Publication Type

Journal Article

Publication Date

5-2007

Abstract

Past research demonstrates that the majority of older adults (60 years and older) perform resource-demanding tasks better in the morning than in the afternoon or evening. The authors ask whether this time-of-day effect also impacts persuasion processes performed under relatively high involvement. The data show that the attitudes of older adults are more strongly affected by an easy-to-process criterion, picturerelatedness, at their non-optimal time of day (afternoon) and by a more-difficult-to-process criterion, argument strength, at their optimal time of day (morning). In contrast, the attitudes of younger adults are affected primarily by argument strength at both their optimal (afternoon) and non-optimal (morning) times of day. Process-level evidence that accords with these results is provided. The results accentuate the need for matching marketing communications to the processing styles and abilities of older adults.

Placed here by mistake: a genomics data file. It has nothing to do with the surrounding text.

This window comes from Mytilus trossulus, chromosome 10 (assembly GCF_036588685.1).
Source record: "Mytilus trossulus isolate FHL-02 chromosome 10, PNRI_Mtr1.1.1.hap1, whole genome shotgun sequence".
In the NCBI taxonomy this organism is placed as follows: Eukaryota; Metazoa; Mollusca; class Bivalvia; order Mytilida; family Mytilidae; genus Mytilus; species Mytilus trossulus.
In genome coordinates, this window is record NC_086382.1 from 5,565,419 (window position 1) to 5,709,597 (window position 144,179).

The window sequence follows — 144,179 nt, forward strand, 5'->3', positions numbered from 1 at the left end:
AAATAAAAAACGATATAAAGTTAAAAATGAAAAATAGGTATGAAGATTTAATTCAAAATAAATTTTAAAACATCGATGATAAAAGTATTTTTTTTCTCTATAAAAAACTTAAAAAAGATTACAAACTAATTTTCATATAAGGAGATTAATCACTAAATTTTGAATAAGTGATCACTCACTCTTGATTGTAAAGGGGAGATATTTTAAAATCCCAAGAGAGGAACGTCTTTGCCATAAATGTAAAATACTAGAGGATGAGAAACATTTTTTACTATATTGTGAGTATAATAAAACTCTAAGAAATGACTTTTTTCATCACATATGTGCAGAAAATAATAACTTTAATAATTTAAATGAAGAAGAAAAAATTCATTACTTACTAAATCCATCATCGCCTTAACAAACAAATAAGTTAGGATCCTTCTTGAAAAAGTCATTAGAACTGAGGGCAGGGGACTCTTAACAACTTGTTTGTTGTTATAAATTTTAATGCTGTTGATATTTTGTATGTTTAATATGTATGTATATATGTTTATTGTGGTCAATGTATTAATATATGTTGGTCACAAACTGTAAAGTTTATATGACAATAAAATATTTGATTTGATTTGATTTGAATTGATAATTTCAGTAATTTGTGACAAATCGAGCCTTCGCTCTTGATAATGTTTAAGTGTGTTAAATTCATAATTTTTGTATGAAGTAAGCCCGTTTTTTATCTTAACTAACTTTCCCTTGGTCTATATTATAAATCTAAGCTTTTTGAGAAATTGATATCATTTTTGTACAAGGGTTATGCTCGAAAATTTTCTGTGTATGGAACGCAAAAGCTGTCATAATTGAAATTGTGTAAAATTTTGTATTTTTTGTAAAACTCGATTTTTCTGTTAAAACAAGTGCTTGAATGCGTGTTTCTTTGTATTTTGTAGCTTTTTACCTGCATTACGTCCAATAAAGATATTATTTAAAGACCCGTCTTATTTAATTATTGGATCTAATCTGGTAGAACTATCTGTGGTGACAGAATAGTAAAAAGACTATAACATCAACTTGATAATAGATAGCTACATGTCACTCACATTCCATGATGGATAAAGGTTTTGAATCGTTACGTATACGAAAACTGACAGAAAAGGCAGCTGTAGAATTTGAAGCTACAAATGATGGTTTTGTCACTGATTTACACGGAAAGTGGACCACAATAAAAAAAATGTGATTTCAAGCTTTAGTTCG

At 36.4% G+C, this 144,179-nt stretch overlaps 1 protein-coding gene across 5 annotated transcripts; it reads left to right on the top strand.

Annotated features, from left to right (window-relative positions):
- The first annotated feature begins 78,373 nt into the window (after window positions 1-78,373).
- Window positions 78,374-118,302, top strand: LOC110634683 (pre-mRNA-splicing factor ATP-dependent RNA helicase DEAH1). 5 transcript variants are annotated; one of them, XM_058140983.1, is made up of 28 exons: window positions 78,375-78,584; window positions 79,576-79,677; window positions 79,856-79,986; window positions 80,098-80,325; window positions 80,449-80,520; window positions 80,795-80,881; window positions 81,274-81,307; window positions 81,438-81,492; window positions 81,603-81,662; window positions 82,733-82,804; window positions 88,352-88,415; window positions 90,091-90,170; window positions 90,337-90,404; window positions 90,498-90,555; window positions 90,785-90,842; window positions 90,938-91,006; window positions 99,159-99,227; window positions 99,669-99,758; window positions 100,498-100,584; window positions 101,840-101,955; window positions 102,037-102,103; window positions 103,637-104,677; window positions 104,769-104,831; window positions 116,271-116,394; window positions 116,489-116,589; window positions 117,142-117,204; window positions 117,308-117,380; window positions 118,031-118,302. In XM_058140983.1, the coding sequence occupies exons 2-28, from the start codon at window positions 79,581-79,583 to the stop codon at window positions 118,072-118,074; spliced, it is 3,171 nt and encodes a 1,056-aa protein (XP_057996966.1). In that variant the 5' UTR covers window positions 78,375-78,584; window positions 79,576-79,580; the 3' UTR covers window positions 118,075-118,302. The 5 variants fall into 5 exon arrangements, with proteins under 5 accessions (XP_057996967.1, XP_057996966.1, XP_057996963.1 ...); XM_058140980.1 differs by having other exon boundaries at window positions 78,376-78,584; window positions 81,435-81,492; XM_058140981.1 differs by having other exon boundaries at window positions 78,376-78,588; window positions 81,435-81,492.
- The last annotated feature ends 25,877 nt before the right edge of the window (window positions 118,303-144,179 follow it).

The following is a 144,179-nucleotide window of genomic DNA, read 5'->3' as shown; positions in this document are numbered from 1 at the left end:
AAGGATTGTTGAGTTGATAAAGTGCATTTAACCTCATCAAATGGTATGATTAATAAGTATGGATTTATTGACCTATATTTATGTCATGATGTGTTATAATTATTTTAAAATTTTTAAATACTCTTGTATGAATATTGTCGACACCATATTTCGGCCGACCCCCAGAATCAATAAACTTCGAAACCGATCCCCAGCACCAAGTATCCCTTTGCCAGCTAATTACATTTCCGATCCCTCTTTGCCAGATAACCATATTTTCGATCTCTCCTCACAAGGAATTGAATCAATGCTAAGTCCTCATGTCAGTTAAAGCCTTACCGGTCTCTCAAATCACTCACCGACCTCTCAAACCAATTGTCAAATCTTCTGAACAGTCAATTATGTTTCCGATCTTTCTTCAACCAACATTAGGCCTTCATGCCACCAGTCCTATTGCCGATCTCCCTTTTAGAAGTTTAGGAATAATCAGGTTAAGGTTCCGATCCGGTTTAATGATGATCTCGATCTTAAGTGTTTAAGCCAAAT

Discipline

Marketing

Research Areas

Marketing

Publication

Psychology and Marketing

Volume

24

Issue

5

First Page

475

Last Page

495

ISSN

0742-6046

Identifier

10.1002/mar.20169

Publisher

Wiley

Additional URL

http://dx.doi.org/10.1002/mar.20169

Included in

Marketing Commons

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